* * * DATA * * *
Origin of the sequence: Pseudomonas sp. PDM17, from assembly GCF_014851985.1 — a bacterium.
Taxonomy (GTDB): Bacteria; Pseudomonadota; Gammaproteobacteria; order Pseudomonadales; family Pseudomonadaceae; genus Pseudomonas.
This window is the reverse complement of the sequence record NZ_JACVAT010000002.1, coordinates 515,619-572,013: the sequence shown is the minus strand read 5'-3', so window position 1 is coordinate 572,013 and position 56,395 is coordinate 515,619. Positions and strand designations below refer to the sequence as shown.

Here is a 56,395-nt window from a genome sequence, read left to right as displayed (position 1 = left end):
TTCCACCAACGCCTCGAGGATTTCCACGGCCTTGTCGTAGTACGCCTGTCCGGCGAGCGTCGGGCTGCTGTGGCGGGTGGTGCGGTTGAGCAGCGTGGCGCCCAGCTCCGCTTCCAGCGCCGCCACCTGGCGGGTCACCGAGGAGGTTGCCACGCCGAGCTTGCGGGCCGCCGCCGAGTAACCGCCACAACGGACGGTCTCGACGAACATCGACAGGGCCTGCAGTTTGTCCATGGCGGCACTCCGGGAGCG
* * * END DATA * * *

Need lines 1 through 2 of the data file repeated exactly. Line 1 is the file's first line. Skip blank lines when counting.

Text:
Origin of the sequence: Pseudomonas sp. PDM17, from assembly GCF_014851985.1 — a bacterium.
Taxonomy (GTDB): Bacteria; Pseudomonadota; Gammaproteobacteria; order Pseudomonadales; family Pseudomonadaceae; genus Pseudomonas.